Seeing your toenail turning black is alarming and there are a range of issues that can cause black spots under the toenail. Find out the potential causes in this article.
Seeing your toenail suddenly or slowly turning black is definitely alarming, but there are a range of issues that can cause black spots under toenail ranging from minor to more severe.
After reading this article, if you are still unsure what could be causing your black spots under toenail, or it is causing you significant distress, you will need to schedule an appointment with your doctor to get a full assessment of the situation.
This one should be easy to identify.
If you wear shoes that are way too tight, or just fit in a strange way that causes your toenail to be constantly hitting the shoe or rubbing the nail constantly - it can damage the toe enough to cause blood to build up underneath giving the nail a black appearance.
Step one here is to get yourself to the shoe store to pick up a well-fitting pair of shoes.
Any extreme injury to the toenail or foot may lead to blood vessels to break in the area and blood to pool underneath the nail.
Think back to if you really stubbed your toe, dropped something heavy on your foot, or have just been running a lot to train for that marathon, as all of these things may lead to a toe injury that causes your nails to turn black.
This type of nail injury may come along with a feeling of pressure under the nail, and in extreme cases, you may need to see a doctor to let them drill a tiny hole and let some of the blood out.
However, in the case of minor injury which is not causing you much pain, you may be able to treat a toenail injury at home with the RICE technique:
R - Rest the foot. This means to put your marathon training schedule on hold for a few weeks to allow the nail to heal.
I - Ice the toe to help reduce any inflammation and pain that you may be having. This can be done multiple times daily, but try not to ice for longer than 30 minutes at a time.
C - Compress the area to reduce inflammation using a bandage wrapped around the toe. This may help reduce the amount of blood that ends up pooling under the nail.
E - Elevate the affected foot to reduce swelling.
The most severe form of skin cancer, melanoma, can occur anywhere you have skin on your body, your toes included.
Melanoma usually appears as a dark brown to black unusually shaped spot, and when it occurs near or under the toenails it can look like a long dark streak through the nail. With melanoma, the surrounding toe skin may take on a darkened appearance as well.
If your black spots under toenail did not come from a direct injury or obvious nail fungus, you will need to see your doctor to ensure you are not dealing with something more serious like melanoma.
If you are diagnosed with melanoma, your doctor will go over the next potential treatment options for removal.
With melanoma, early detection is key! So, don’t brush off unusual dark spots under or around your toenails.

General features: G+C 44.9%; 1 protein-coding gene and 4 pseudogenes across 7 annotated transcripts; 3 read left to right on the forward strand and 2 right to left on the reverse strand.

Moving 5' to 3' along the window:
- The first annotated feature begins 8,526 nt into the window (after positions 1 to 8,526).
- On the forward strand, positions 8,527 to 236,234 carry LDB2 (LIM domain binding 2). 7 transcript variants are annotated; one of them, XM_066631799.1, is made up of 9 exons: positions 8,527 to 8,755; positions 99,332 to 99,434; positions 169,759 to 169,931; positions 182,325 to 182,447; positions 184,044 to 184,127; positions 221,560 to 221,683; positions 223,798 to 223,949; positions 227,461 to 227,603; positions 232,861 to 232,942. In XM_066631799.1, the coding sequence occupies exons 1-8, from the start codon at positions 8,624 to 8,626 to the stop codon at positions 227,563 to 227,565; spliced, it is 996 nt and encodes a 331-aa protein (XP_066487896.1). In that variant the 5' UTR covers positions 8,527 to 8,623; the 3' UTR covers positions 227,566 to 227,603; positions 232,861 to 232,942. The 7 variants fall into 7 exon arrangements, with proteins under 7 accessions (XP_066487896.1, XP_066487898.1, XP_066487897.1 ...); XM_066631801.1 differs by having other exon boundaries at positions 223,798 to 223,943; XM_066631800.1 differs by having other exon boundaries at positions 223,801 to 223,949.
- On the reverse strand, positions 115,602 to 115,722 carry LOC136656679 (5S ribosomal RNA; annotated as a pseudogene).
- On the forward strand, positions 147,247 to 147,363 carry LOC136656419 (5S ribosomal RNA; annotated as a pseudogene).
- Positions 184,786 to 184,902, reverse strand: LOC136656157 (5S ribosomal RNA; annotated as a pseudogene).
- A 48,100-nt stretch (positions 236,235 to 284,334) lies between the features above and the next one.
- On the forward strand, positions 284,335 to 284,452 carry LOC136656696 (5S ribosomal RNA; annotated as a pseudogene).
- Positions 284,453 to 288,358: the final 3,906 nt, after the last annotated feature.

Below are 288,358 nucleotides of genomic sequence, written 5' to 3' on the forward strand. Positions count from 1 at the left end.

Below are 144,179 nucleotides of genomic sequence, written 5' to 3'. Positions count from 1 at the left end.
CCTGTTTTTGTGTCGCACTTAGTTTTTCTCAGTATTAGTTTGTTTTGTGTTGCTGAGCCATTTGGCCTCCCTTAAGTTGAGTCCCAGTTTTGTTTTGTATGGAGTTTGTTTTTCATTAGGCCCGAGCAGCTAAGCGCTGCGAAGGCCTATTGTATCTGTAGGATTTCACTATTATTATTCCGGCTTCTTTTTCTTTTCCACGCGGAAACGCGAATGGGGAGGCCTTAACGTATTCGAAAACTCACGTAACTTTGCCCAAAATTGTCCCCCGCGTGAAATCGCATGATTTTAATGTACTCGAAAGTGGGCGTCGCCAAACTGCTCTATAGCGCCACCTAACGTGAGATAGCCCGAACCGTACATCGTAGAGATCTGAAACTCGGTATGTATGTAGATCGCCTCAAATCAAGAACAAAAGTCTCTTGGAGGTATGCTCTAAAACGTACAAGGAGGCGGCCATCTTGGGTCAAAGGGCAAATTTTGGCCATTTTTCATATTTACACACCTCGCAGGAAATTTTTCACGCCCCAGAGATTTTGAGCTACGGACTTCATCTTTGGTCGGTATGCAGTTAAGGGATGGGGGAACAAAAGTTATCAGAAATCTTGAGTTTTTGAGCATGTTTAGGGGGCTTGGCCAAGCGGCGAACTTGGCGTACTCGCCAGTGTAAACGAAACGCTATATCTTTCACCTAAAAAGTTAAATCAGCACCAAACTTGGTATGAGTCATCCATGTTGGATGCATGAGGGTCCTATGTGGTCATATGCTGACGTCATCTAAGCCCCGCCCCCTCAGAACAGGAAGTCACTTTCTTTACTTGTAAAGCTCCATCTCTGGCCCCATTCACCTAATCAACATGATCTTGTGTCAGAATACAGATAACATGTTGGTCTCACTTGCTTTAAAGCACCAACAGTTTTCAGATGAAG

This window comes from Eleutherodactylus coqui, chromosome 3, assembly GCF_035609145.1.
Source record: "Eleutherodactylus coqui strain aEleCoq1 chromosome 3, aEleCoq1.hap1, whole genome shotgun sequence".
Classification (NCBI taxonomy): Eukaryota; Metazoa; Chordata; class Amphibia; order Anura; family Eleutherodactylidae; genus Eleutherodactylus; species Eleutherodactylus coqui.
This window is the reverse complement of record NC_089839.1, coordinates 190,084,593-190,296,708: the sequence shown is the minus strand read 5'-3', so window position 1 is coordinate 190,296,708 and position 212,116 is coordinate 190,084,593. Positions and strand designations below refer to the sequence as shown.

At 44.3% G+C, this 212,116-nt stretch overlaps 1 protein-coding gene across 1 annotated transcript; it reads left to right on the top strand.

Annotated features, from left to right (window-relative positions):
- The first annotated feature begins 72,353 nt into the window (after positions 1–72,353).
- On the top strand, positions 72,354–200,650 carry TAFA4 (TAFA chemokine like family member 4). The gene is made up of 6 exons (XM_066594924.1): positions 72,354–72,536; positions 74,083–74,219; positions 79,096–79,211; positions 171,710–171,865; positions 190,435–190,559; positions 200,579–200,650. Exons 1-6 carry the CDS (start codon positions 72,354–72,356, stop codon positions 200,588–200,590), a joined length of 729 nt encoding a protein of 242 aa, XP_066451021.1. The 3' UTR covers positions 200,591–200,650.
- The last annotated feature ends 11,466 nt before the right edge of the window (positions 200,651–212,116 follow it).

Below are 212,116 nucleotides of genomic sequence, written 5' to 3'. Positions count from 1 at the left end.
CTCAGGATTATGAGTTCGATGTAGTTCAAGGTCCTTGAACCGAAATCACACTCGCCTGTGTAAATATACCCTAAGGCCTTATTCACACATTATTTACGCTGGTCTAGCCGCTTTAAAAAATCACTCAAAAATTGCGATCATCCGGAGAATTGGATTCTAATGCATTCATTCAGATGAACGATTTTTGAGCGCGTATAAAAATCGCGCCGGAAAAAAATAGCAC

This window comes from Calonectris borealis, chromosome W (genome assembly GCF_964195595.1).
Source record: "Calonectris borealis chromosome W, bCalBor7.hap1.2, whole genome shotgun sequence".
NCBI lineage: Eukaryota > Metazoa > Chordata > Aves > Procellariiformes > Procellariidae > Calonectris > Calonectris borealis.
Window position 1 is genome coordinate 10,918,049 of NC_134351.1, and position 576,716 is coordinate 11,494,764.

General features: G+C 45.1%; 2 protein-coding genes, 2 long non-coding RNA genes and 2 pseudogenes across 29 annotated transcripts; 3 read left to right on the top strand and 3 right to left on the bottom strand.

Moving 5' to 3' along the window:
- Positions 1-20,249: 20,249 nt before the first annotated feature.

A toenail fungus, also known as onychomycosis, is a common nail affliction that can usually be safely removed with prescription therapy over a long period of time.
While most nail fungi appear as yellow to brownish discolorations, sometimes the fungus can appear dark brown to black with the buildup of debris under the nail.
Yellow to brown to black nail discoloration
Brittle, crumbly, or ragged texture
Changes in nail shape
If all signs are pointing to a nail fungus, you can schedule an appointment with your local doctor for treatment, or have an Online Visit with our U.S. licensed doctors today.
Our Strut Nail Formula is a blend of multiple antifungal medications mixed into a base with a strong driving agent to make sure the ingredient get through the nail to the root of the fungus.
If you are a good candidate for treatment, your prescription nail fungus treatment can be shipped discreetly to your front door.
Certain medical conditions have been found to cause one or many toenails turning dark or black.
These conditions may include:
You will need to speak with a doctor to make sure that the cause of your black toenails is one of these conditions and not something else like a fungus or melanoma.
If you have diabetes, you will need to see a doctor for anything happening involving your toes or feet, due to diabetics having increased risks of infection and generally worse wound healing.
In general, to help get rid of a black toenail caused by one of these conditions, the root condition would need to be improved.
Unless you know exactly what caused your toenail to turn black (you dropped a hammer on it last weekend), and it is not causing you much discomfort, it is best to have a doctor check out your black toenail to make sure nothing serious is going on.
A toenail fungus is a complicated fungal infection and often will need prescription antifungal medications to clear completely.
Bottom Line: If you don’t know why your nail turned black or you are having a lot of discomfort from the nail - go see a doctor for a diagnosis and treatment.